A huge white plastic statute of the Hindi God Shiva towers above us, suspended in the hazy sunshine of the polluted city air. Below devotees sit around a pond surrounded by a labyrinth of grey Styrofoam rocks. We make a donation and walk through the labyrinth where a series of glass cases display the gods and rituals of the Hindu faith. Instructed, we throw coins and float lighted candles on the pond and make a prayer. Recorded Hindi music completes the tableau. This newly constructed Shiva temple is aptly squashed behind a shopping mall, epitomizes modern urban India, and especially Bangalore, the hi tech capital of India.
We have come here only to see Shruti (Bushan and Kamal’s daughter) and her husband, Arvind, who’ve relocated there for work. The city holds no pull for us otherwise. Growing at a phenomenal rate, city facilities cannot keep up. Crossing the road in Bangalore is like Moses crossing the Red Sea. Only through God’s grace do the cars part long enough for us to scamper across; and then the honking mini monsters flood back in spewing their noxious fumes. The sidewalks are a mass of broken concrete slabs with holes and crevasses with who knows what lives. With little incentive to leave Shruti’s apartment we focus our attention on the family..
It’s wonderful to be with Shruti and Arvind and three year old Simrita. She speaks remarkably good English because she’s already learning it in preschool; amazing how a child can adapt between English and Hindi, and because a year ago she spoke about as much English as we speak Hindi.. She remembers nursery rhymes better than I can. Something incongruous of girl in Indiasinging “jingle bells, jingle bells, oh what fun it is to ride in a one horse open sleigh…..”
With all good intentions Shruti planned an entertaining week with us but her contract work was extended. The most serious was emergency surgery for Arvind’s sister was almost fatal. Arvind was on Skype most of the night communicating back to the US. After three separate surgeries, she’s now in intensive care and hopefully through the worst. On a less serious note, Shruti lost her maid and cook for the week we were there. Gerard was called into service…but not as the cook!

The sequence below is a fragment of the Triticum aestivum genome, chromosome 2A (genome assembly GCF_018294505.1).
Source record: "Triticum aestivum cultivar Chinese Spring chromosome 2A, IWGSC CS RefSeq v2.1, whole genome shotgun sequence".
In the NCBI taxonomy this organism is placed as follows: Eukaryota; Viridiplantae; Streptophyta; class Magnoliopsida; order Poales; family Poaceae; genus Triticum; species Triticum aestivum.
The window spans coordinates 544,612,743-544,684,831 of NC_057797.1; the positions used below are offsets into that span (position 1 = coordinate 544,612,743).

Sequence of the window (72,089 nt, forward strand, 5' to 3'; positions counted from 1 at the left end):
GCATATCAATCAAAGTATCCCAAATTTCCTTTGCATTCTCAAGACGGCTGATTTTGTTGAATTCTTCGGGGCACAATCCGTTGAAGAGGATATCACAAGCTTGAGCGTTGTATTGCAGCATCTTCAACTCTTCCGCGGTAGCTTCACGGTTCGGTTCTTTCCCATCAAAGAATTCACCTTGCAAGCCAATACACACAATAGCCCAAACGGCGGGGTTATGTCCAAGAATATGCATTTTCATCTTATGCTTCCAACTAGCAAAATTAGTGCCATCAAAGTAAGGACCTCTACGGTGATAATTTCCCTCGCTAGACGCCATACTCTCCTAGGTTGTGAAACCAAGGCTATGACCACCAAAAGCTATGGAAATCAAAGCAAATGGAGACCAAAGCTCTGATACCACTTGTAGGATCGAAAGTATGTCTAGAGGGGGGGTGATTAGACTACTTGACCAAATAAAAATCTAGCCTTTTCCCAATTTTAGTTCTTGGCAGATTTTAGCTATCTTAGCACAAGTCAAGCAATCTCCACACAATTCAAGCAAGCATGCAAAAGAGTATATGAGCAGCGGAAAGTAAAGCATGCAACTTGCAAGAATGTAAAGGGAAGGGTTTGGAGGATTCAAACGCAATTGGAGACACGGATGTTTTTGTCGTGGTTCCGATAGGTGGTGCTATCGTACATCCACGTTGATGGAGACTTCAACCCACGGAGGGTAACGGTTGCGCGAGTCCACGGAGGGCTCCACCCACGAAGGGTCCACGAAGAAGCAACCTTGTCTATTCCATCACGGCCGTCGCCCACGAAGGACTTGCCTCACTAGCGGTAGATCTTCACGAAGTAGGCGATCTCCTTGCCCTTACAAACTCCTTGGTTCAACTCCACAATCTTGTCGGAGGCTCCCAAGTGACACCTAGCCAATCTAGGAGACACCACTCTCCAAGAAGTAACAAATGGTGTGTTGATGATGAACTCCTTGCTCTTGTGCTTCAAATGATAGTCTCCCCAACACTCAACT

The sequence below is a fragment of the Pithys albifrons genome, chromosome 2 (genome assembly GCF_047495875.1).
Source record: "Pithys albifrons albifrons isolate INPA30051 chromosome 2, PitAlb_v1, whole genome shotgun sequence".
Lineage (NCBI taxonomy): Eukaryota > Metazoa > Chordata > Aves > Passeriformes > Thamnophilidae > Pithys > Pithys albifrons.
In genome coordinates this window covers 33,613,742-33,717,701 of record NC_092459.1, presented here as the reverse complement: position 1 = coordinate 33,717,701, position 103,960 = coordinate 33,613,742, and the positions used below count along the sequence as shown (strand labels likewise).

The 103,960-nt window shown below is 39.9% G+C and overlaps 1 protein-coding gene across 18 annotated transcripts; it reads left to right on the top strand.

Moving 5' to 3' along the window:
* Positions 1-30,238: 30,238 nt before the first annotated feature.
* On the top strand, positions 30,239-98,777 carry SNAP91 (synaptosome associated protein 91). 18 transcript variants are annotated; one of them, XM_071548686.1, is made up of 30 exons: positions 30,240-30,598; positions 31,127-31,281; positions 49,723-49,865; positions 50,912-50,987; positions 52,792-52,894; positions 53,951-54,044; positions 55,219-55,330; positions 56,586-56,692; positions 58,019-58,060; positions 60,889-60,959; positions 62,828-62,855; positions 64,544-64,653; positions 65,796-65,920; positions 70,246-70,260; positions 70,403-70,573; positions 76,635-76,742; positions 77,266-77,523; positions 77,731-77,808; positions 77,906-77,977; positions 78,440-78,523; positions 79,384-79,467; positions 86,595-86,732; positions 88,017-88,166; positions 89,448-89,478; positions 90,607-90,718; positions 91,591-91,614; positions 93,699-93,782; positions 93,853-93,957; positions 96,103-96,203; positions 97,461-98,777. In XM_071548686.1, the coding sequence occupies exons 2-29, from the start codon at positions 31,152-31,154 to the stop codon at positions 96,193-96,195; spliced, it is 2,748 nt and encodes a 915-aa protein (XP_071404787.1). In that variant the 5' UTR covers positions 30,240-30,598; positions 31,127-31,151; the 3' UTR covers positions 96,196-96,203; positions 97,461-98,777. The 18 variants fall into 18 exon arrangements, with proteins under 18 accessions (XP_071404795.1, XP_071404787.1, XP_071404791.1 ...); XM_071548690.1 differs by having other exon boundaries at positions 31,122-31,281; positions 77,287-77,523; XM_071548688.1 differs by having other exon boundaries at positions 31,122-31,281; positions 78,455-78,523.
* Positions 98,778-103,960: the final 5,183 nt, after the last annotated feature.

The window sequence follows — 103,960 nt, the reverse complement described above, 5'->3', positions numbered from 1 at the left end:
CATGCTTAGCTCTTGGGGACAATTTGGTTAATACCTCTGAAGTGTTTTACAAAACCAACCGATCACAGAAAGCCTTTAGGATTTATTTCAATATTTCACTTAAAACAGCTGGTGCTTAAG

We celebrated Gerard’s birthday, with an eggless Black Forestcake with real whipped cream that was delicious! And the celebration continued for me with a trip to the beauty parlor- while Gerard stayed home and washed dishes. Shruti bought a discount package on the Internet – my first spa treatment! It took over three hours – first, one young Indian girl administered a ‘chocolate facial’, painstakingly applying massaging an authentic smelling goop; then another kneaded my scalp with olive and coconut oils. To complete the pampering, I sat on Astroturf my feet dangling in a pool full of tiny fish who immediately swarmed around and began nibbling my feet. After the initial shock, I actually began to enjoy the tingling sensation of their little teeth chomping away on my dry skin. An ultra feminine saried Indian woman sat down next to me and dangled her feet. Tired of my dry skin, the fish swarmed to her feet. “Ticklish, Madam!” she giggled. It was also her first experience of skin eating fish.
After all this excitement, it was time to say goodbye to our hosts, and leave Bangalore on the night train for Goa.
Somehow Gerard doing the dishes and being the helpmate domestically feels very familiar…and the trip to the spa seems so very delicious, and yet it also appears in my head as incongruous with the image I have of the two of you as intrepid travelers, undaunted by the elements…I like the way this trip is feeling so far; so slowly moving away from the urban, westernish "civilization" and yet Goa is next and that seems downright colonial.